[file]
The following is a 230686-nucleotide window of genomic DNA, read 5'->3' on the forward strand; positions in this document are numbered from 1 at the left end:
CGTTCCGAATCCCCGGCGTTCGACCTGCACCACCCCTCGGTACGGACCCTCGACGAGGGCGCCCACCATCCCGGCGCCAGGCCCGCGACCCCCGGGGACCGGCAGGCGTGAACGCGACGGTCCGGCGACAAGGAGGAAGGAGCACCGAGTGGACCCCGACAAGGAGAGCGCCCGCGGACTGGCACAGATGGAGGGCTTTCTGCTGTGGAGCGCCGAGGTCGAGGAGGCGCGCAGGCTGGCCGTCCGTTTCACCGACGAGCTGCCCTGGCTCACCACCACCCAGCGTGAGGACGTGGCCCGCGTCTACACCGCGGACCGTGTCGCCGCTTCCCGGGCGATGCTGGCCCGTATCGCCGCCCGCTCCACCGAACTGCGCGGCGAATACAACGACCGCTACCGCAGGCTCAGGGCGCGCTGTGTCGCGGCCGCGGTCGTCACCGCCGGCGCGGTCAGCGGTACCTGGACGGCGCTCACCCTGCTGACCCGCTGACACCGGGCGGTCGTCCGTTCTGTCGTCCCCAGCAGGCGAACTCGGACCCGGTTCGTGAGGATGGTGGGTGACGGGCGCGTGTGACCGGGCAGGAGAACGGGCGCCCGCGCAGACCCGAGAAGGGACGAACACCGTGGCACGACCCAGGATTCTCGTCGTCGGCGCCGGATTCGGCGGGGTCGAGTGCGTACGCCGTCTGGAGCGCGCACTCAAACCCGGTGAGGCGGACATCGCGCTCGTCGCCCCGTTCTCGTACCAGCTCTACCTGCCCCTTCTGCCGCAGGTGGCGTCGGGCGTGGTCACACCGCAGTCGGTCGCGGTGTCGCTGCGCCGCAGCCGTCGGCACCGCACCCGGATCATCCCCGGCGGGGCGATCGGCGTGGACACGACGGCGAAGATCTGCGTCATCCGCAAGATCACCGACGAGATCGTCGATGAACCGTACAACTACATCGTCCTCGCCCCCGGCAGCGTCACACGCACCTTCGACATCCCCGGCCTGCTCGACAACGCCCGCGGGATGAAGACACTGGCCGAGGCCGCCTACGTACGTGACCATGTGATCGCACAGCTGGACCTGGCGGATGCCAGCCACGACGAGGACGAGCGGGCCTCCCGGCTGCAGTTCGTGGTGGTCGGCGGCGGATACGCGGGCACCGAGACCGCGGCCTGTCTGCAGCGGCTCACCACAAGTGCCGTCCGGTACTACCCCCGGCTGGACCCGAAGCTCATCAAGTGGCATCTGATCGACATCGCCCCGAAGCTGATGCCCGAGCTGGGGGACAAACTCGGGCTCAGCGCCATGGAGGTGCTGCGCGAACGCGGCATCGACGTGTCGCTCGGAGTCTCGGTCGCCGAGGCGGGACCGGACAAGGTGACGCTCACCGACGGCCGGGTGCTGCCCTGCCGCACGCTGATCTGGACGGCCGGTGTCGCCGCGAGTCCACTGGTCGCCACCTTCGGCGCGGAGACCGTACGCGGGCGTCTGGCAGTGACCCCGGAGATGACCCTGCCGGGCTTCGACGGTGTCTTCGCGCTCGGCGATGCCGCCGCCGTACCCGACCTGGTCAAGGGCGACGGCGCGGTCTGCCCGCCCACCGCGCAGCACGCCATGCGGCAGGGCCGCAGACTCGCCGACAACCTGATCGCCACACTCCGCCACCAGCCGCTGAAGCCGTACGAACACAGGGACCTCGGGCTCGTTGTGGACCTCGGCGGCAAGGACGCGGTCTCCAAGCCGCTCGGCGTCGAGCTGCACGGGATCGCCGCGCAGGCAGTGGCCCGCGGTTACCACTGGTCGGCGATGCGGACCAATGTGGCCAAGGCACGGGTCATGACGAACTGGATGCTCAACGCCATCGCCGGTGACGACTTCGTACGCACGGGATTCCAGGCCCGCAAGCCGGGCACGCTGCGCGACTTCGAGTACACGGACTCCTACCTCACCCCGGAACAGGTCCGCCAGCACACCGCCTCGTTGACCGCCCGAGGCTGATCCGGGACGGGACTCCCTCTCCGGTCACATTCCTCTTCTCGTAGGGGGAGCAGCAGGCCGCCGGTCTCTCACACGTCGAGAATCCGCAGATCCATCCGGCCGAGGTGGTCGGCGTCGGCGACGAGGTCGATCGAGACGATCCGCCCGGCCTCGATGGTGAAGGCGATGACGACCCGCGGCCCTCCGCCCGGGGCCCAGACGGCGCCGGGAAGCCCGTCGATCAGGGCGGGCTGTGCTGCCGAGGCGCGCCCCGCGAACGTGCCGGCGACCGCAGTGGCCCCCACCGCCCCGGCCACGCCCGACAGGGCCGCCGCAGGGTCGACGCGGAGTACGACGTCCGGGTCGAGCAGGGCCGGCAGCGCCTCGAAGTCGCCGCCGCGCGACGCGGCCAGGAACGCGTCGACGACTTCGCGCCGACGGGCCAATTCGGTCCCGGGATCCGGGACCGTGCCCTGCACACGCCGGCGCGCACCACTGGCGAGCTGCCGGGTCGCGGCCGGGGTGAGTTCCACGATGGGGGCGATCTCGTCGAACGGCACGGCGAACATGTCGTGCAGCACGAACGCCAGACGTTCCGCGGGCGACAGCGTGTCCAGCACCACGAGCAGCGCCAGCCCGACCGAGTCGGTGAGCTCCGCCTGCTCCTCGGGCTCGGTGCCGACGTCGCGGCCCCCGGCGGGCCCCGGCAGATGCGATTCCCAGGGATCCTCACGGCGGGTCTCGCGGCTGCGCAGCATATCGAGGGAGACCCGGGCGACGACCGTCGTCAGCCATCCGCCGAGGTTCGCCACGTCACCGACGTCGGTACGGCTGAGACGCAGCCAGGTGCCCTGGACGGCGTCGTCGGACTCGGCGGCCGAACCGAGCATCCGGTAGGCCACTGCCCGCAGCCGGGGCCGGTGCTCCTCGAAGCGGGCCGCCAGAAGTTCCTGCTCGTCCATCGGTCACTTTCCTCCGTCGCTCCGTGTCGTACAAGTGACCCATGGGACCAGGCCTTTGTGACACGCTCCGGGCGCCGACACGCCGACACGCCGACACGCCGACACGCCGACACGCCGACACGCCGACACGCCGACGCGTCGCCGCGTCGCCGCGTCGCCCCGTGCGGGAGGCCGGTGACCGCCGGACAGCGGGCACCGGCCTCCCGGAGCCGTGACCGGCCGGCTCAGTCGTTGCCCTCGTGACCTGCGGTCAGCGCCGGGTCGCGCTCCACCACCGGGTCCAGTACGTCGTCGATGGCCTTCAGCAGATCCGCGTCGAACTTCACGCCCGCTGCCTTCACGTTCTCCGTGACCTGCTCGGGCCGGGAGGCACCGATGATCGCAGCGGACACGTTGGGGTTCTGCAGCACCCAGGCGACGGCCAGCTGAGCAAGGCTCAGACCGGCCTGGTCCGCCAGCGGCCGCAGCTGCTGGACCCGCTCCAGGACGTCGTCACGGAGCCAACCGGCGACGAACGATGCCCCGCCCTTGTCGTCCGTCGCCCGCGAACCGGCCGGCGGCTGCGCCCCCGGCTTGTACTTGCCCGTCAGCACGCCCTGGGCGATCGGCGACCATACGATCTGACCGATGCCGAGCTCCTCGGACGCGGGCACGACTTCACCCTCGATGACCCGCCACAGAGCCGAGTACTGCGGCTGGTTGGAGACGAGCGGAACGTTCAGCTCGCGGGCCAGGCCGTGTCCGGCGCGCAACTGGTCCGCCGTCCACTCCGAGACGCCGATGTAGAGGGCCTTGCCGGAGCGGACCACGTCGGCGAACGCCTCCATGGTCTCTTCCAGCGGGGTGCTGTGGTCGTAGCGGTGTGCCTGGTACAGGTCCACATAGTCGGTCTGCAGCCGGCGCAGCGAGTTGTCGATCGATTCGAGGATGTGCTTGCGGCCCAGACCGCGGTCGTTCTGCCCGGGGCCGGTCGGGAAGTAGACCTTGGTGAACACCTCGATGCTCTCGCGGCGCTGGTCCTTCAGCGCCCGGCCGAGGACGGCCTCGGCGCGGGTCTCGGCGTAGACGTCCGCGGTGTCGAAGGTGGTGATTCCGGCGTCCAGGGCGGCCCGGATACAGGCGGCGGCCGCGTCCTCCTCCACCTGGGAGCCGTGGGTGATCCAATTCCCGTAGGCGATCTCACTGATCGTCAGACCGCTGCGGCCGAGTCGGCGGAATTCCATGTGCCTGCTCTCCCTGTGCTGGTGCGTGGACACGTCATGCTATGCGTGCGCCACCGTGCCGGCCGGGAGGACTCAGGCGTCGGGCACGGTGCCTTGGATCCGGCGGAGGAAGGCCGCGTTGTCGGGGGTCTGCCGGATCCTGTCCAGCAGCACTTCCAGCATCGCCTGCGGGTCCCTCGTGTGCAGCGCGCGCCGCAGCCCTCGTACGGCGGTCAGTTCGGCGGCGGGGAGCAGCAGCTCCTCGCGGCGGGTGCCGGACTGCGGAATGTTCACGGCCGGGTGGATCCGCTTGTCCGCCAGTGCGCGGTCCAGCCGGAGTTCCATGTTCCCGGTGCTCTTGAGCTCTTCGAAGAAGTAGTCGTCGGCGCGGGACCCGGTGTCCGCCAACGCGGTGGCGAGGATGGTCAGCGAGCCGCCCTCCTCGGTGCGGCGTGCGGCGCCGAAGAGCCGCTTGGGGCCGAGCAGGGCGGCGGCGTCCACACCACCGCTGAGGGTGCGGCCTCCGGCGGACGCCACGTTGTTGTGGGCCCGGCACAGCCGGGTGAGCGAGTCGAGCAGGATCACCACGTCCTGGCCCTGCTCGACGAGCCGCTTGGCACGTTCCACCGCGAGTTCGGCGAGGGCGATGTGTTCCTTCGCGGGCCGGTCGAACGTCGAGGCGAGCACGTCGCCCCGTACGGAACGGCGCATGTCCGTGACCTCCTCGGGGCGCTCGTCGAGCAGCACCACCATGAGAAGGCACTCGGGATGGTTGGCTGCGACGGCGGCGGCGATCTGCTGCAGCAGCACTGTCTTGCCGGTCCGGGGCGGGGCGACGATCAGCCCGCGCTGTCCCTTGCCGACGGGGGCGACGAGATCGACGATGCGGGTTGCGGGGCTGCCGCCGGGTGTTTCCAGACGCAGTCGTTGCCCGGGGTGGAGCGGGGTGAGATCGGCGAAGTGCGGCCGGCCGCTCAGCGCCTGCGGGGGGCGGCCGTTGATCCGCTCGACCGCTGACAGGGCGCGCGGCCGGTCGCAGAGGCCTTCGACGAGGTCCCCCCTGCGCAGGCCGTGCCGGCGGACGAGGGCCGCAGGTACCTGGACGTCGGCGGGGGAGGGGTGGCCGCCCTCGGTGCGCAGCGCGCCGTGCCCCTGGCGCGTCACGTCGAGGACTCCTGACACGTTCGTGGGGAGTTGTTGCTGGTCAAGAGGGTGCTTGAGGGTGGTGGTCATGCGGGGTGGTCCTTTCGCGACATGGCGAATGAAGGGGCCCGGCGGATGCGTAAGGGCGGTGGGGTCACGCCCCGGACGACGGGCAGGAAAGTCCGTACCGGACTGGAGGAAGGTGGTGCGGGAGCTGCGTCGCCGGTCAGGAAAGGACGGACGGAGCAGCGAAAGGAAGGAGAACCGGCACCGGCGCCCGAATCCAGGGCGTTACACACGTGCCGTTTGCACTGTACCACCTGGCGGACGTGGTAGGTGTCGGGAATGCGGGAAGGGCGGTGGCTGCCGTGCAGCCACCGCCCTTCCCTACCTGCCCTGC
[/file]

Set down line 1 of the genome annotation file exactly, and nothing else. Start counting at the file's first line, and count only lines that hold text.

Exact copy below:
The following is a 230686-nucleotide window of genomic DNA, read 5'->3' on the forward strand; positions in this document are numbered from 1 at the left end: